Rebecca Zisser / Axios

The hospital industry is participating in a massive flea market, with large chains buying and selling hospitals like Pokémon cards or Monopoly properties. Buyers want to bulk up their market power, while sellers want to reduce huge loads of debt or focus their attention elsewhere.

What's happening: The main action this week is coming from three large for-profit companies: HCA, Tenet Healthcare and Community Health Systems. There also have been a bevy of deals among not-for-profit health systems. These transactions can be easily overlooked, but they are important because they alter the pricing power in local markets.

Here's the latest deal-making from this week:

HCA: Bought three acute-care hospitals in Houston from Tenet and two hospitals, also in Texas, from Community Health Systems. HCA missed Wall Street's profitability expectations in the first quarter, so the easiest way to make investors happy is by acquiring high-margin assets. Brian Tanquilut, an analyst at Jefferies, said HCA now has the most inpatient hospital beds in Houston and should "see improved commercial payer pricing" because of the deals.

Tenet Healthcare: Sold the Houston hospitals to HCA for $725 million. Those facilities had high profit margins — 14% — but Tenet didn't have a lot of market share in the area and wanted money to invest in its outpatient surgery centers. CEO Trevor Fetter has made it clear Tenet will only own hospitals if they have a dominant negotiating position in the local market to extract better prices from health insurers. Tenet sold its Atlanta hospitals last year for the same reason.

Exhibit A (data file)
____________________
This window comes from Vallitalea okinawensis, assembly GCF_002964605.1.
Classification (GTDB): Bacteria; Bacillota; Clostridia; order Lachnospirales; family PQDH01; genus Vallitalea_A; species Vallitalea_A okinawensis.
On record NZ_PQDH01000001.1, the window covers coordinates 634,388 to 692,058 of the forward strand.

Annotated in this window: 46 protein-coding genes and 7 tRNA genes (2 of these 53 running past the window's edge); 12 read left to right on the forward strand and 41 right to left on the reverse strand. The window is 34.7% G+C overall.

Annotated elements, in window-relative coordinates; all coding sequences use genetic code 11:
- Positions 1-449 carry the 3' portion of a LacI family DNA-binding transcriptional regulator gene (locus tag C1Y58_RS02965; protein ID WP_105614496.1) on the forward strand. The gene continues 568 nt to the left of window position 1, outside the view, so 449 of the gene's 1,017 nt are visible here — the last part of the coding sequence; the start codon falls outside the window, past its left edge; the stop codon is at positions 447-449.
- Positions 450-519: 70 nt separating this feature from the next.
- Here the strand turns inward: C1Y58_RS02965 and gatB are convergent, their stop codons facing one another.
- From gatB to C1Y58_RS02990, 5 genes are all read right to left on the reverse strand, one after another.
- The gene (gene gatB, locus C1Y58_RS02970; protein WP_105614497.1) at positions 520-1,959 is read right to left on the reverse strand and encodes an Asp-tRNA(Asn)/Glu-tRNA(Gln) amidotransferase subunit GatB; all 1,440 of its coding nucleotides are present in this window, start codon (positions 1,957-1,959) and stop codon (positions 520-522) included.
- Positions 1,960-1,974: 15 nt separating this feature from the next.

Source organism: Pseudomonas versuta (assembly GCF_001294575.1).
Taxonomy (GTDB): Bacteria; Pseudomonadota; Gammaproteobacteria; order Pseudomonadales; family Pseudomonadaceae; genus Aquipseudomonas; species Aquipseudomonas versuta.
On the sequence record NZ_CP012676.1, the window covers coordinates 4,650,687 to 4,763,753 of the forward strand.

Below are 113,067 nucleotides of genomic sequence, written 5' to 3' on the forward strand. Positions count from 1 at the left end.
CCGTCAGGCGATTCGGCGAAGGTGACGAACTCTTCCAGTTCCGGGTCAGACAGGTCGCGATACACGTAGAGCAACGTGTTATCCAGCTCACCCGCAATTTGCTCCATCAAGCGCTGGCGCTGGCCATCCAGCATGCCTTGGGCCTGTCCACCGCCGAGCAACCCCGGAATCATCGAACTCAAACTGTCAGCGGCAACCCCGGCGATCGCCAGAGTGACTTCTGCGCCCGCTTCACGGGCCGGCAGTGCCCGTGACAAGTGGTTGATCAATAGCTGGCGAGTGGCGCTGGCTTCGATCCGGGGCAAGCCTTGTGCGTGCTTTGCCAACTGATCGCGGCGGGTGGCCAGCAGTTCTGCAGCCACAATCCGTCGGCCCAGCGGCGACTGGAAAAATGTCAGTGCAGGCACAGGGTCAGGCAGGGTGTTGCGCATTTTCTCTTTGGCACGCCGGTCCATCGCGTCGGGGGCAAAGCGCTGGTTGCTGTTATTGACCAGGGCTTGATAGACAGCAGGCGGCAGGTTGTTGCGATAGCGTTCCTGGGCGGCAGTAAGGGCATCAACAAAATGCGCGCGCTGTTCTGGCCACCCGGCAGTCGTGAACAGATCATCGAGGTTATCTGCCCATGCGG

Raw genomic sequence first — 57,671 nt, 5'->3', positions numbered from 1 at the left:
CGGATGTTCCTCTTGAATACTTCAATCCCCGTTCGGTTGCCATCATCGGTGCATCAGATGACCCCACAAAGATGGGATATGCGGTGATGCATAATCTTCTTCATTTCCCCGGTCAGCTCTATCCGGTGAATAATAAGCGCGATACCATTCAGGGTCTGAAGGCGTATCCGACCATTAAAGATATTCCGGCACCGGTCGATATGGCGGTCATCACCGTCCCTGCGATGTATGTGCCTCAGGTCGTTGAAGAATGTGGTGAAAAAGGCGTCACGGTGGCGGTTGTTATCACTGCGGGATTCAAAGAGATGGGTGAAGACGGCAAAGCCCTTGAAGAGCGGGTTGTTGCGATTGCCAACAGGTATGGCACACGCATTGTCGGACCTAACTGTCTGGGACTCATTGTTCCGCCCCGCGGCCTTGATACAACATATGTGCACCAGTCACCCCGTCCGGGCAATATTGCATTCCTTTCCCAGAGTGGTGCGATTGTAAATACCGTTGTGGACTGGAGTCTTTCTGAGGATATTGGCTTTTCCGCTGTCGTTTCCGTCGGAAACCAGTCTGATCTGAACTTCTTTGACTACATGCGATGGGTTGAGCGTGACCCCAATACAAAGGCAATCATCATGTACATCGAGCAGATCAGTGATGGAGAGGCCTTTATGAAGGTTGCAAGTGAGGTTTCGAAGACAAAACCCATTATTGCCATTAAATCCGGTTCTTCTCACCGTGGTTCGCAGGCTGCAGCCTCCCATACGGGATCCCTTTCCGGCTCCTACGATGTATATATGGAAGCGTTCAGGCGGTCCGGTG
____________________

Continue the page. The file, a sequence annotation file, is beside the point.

Community Health Systems: The most active seller right now. In the past week, CHS has announced or closed on the sales of 14 hospitals. CHS is hemorrhaging money and has $14.6 billion of debt that needs to be paid off, so it has set a goal of divesting 30 hospitals. Steward Health Care, Curae Health and Christus Health are some of the health systems that are buying from CHS.

Not-for-profit deals: Hackensack Meridian Health is acquiring JFK Health, which will give Hackensack an even stronger grip on the New Jersey hospital market. Baptist Memorial Health Care and Mississippi Baptist Health Systems merged, creating a powerful hospital giant around Arkansas, Mississippi and Tennessee.

The systems say the deals are about enhancing quality care, but look past that. Hospitals are recording fewer admissions as more people seek care in outpatient settings, and that inevitably leads to lower revenue. Acquiring more hospitals builds up a bigger revenue base and creates more leverage to milk higher prices out of commercial health insurers.

"The evidence and the impact of these mergers is becoming clearer and clearer, which basically increase in price and in some instances a reduction in quality," said Zack Cooper, a Yale University professor who has studied hospital consolidation.

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